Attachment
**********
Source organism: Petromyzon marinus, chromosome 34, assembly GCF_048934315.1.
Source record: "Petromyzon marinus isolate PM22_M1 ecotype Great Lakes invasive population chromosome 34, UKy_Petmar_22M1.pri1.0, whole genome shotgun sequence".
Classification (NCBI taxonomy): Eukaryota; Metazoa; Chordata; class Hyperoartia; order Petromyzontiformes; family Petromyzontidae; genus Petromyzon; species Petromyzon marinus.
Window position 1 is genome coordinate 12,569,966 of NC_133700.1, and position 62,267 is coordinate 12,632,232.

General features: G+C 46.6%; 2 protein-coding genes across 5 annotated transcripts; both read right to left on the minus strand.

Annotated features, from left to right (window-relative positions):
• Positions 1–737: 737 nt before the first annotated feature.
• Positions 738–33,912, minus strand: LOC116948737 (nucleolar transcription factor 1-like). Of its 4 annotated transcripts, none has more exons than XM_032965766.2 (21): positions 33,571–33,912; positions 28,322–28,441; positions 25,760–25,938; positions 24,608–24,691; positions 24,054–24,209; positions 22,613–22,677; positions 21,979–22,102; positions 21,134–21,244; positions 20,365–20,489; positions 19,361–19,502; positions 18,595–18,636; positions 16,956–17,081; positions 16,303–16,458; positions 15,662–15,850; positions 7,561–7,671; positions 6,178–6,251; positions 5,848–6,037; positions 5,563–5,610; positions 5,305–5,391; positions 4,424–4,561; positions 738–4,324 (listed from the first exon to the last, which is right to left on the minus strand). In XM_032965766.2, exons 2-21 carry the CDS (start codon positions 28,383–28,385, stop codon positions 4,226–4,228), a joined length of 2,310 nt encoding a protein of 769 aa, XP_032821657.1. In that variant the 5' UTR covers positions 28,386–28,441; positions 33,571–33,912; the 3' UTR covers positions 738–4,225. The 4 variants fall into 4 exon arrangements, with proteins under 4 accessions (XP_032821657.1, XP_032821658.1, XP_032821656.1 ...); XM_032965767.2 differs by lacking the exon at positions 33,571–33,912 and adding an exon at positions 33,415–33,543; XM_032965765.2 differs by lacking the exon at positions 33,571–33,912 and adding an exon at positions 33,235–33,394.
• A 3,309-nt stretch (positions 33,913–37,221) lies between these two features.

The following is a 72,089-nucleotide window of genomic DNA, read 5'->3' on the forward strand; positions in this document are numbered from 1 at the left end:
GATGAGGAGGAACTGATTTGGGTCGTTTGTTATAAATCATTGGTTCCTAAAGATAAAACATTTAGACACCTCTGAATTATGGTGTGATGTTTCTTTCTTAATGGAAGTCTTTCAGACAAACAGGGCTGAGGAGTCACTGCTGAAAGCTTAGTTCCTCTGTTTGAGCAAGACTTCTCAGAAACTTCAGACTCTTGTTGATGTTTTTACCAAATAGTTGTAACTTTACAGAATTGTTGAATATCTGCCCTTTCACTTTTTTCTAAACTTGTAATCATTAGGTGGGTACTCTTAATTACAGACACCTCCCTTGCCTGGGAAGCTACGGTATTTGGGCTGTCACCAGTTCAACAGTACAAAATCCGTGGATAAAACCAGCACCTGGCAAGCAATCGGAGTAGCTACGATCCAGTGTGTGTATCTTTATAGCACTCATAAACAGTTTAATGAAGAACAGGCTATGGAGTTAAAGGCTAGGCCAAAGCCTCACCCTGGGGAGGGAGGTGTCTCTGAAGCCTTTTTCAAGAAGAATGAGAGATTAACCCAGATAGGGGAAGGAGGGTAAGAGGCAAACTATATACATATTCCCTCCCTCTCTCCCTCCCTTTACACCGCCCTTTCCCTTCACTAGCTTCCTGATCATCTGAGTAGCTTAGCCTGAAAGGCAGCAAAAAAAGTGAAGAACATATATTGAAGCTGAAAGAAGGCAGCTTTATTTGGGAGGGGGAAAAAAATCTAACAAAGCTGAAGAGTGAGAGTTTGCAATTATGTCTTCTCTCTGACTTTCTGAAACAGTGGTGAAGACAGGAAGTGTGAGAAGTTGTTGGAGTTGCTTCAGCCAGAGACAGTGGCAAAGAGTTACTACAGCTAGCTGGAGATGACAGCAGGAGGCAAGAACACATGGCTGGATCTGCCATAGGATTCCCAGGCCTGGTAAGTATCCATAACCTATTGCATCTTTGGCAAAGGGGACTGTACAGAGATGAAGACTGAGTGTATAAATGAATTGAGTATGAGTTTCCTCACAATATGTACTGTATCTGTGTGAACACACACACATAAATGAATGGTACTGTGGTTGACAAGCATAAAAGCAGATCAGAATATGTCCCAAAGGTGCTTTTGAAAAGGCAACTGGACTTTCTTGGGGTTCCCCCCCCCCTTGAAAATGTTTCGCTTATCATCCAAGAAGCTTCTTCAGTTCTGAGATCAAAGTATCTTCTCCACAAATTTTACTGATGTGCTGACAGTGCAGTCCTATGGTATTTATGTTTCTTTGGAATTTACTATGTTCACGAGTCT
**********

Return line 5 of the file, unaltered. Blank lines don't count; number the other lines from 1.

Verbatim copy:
General features: G+C 46.6%; 2 protein-coding genes across 5 annotated transcripts; both read right to left on the minus strand.